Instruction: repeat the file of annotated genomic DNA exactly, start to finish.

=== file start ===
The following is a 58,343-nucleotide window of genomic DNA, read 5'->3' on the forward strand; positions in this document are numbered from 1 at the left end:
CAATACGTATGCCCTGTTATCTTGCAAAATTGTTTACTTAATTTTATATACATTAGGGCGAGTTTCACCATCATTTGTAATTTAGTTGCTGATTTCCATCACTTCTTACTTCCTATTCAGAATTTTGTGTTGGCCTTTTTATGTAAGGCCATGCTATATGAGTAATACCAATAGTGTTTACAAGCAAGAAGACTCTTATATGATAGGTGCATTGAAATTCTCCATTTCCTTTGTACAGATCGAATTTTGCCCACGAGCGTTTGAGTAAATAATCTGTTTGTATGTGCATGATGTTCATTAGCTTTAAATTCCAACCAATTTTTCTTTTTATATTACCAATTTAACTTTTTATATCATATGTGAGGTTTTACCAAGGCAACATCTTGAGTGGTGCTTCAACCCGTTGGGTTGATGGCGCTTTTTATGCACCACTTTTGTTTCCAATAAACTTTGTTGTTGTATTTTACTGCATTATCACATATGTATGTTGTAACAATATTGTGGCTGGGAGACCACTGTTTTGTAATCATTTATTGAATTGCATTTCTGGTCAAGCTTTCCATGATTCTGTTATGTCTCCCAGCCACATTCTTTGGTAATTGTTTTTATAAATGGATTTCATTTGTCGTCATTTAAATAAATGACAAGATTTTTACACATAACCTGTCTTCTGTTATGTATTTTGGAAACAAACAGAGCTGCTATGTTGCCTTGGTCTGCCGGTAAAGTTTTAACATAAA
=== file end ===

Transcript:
The following is a 58,343-nucleotide window of genomic DNA, read 5'->3' on the forward strand; positions in this document are numbered from 1 at the left end:
CAATACGTATGCCCTGTTATCTTGCAAAATTGTTTACTTAATTTTATATACATTAGGGCGAGTTTCACCATCATTTGTAATTTAGTTGCTGATTTCCATCACTTCTTACTTCCTATTCAGAATTTTGTGTTGGCCTTTTTATGTAAGGCCATGCTATATGAGTAATACCAATAGTGTTTACAAGCAAGAAGACTCTTATATGATAGGTGCATTGAAATTCTCCATTTCCTTTGTACAGATCGAATTTTGCCCACGAGCGTTTGAGTAAATAATCTGTTTGTATGTGCATGATGTTCATTAGCTTTAAATTCCAACCAATTTTTCTTTTTATATTACCAATTTAACTTTTTATATCATATGTGAGGTTTTACCAAGGCAACATCTTGAGTGGTGCTTCAACCCGTTGGGTTGATGGCGCTTTTTATGCACCACTTTTGTTTCCAATAAACTTTGTTGTTGTATTTTACTGCATTATCACATATGTATGTTGTAACAATATTGTGGCTGGGAGACCACTGTTTTGTAATCATTTATTGAATTGCATTTCTGGTCAAGCTTTCCATGATTCTGTTATGTCTCCCAGCCACATTCTTTGGTAATTGTTTTTATAAATGGATTTCATTTGTCGTCATTTAAATAAATGACAAGATTTTTACACATAACCTGTCTTCTGTTATGTATTTTGGAAACAAACAGAGCTGCTATGTTGCCTTGGTCTGCCGGTAAAGTTTTAACATAAA